In addition to more traditional efforts like bringing authors to trade shows and conferences, Labrie says her team is “working towards easing some of the challenges around discoverability in this market” in new ways. One strategy for increasing awareness among teachers and librarians includes compiling themed digital catalogs for all the areas of STEM/STEAM that KCP covers. “We are also experimenting with outside-the-box concepts, such as a theme song for our recent title Kaboom! A Volcano Erupts, which was brought to us by the book’s author, Jessica Kulekjian. Singer-songwriter Tara Trudel, who specializes in this niche, created the song for teachers to use in the classroom.”
Global Ocean is the follow-up to Strauss’s One Well: The Story of Water on Earth, which Labrie notes is a perennially solid performer that has sold more than 600,000 copies to date. Both titles are part of KCP’s CitizenKid imprint, which focuses on books that inform kids about the broader world and inspire them to be better global citizens. One of the things that sets the books in this collection apart is “they provide real actions that kids can take to make them feel like they’re having an impact,” Labrie says. “I think that when a book leaves you with the feeling that you can make a difference, it sticks with you. That’s why teachers have really come to these books—it’s not just information offered within, but solutions too.”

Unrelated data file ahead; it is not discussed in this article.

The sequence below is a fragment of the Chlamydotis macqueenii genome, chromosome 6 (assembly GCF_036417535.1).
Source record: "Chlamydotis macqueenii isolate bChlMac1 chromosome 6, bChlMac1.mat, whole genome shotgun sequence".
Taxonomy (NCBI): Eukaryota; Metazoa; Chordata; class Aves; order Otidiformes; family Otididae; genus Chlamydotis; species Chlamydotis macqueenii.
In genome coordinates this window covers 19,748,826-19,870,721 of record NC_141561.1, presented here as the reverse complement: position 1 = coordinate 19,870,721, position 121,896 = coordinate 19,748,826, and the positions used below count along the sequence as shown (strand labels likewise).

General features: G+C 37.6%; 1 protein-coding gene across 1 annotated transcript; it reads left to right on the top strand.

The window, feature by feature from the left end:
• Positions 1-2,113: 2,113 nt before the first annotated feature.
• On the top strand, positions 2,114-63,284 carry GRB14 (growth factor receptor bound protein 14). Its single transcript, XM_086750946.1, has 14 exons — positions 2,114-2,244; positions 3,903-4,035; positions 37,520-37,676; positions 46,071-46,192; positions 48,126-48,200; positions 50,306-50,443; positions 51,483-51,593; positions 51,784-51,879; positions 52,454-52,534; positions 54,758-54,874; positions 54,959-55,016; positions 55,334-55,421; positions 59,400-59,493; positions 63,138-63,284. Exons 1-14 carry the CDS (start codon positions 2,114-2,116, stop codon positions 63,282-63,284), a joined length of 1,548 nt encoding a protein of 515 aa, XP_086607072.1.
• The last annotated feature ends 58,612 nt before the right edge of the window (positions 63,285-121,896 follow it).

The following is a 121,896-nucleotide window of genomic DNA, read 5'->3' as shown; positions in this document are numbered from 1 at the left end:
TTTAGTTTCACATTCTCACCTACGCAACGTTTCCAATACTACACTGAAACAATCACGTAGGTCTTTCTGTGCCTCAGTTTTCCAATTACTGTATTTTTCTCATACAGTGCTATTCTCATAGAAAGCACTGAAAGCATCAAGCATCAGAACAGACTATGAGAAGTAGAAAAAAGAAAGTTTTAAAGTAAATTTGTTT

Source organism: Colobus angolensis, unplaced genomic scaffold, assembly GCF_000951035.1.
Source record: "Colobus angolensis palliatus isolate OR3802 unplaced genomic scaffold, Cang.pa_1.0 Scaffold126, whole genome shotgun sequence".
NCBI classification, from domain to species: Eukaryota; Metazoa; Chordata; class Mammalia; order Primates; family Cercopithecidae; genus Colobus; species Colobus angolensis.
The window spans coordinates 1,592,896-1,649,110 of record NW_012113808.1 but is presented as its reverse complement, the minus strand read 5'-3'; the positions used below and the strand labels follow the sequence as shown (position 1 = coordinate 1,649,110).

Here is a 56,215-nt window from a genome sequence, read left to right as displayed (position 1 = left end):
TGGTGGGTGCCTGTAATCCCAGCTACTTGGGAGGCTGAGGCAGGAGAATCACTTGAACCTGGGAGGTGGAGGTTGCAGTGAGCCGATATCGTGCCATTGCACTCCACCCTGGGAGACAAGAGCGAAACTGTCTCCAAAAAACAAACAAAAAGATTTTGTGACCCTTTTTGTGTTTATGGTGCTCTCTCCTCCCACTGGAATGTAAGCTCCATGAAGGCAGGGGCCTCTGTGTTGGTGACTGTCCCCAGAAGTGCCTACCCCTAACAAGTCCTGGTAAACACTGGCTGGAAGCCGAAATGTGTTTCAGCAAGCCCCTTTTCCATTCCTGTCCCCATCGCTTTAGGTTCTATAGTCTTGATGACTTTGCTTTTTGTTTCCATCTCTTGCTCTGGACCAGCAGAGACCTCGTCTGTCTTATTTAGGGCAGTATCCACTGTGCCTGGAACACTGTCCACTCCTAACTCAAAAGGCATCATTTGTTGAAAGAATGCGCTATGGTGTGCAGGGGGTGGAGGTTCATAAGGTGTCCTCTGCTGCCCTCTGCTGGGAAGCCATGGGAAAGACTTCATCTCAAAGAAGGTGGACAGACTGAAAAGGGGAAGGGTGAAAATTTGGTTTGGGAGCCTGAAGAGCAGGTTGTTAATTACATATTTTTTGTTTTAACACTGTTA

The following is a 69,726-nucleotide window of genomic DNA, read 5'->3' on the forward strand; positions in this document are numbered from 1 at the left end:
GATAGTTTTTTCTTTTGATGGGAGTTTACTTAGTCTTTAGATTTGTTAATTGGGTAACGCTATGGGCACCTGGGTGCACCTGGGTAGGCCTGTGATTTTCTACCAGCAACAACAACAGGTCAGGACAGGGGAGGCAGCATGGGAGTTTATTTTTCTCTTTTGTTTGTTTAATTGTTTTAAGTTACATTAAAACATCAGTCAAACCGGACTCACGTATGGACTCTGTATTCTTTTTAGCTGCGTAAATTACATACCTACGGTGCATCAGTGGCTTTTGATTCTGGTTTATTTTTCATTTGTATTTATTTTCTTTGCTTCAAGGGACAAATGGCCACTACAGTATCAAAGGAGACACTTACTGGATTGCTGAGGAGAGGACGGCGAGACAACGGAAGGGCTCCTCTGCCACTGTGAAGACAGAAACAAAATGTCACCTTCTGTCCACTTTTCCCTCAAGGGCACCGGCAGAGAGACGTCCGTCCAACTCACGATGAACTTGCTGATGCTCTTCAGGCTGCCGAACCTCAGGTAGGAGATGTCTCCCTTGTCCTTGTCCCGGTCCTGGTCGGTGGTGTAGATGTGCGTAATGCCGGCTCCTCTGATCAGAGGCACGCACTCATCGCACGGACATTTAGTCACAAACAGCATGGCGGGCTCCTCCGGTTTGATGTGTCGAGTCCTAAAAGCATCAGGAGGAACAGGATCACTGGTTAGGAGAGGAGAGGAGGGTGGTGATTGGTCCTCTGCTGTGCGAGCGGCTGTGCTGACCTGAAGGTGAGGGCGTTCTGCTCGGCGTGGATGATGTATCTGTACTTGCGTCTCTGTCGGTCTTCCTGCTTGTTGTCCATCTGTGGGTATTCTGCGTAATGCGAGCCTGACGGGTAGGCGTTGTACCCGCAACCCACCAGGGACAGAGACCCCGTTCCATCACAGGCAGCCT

In the STEAM category, Ashley Spires’s The Most Magnificent Thing has been a standout since its release in 2014. The maker-themed book has sold nearly a million copies in total. “It’s a unique combination of STEM/STEAM and SEL concepts—the scientific method is not about perfection—and this book offers teachers a way to discuss perseverance and emotional regulation as part of the science curriculum for young students,” Labrie says. KCP offers a variety of classroom activities as well as a hands-on book hack video by Spires on its website in support of the title. Forthcoming licensed tie-ins include the animated TV series Millie Magnificent from Nelvana and a board game from Fat Brain Toys. A sequel, The Most Magnificent Maker’s A to Z, hit shelves in September.
“How would you solve the problem of an elephant sitting on your book? Hint: Save your back and use a pulley.” This is just the kind of funny but informative example of science in action that readers will find in Pulleys Pull Their Weight, a new entry in the Picture Book Science series from Nomad Press by author and content marketing manager Andi Diehn. “Our STEM picture books are some of our best sellers,” she says. “Educators are hungry for materials for younger elementary grades, where kids are curious, eager, and excited to learn about science. And nonfiction STEM picture books have really gained in popularity over the past several years as we learn more about how all students learn differently, and some prefer straight science with no story around it. Our nonfiction picture books really hit that sweet spot.”
Pulleys is part of a six-volume Picture Book Science set by Diehn focusing on simple machines. Other titles in the bundle—which can also be purchased individually—include Wheels Make the World Go Round and Wedges Make a Point. “Simple machines are foundational to an understanding of physics and motion, and at the same time they’re inherently accessible for everyone,” Diehn says. “Who hasn’t unscrewed a bottle cap, used a stick to dig a rock out of mud, or used a fork?”
Diehn believes that a big hook for educators is publisher-provided resources that help them keep their students engaged with the material. “All of our books include hands-on activities, and that’s what I hear about from teachers and librarians,” she says. “There’s something really wonderful that happens when kids read a book and then put into practice the science, engineering, and technology skills they’ve gained. Nothing beats getting your hands dirty!”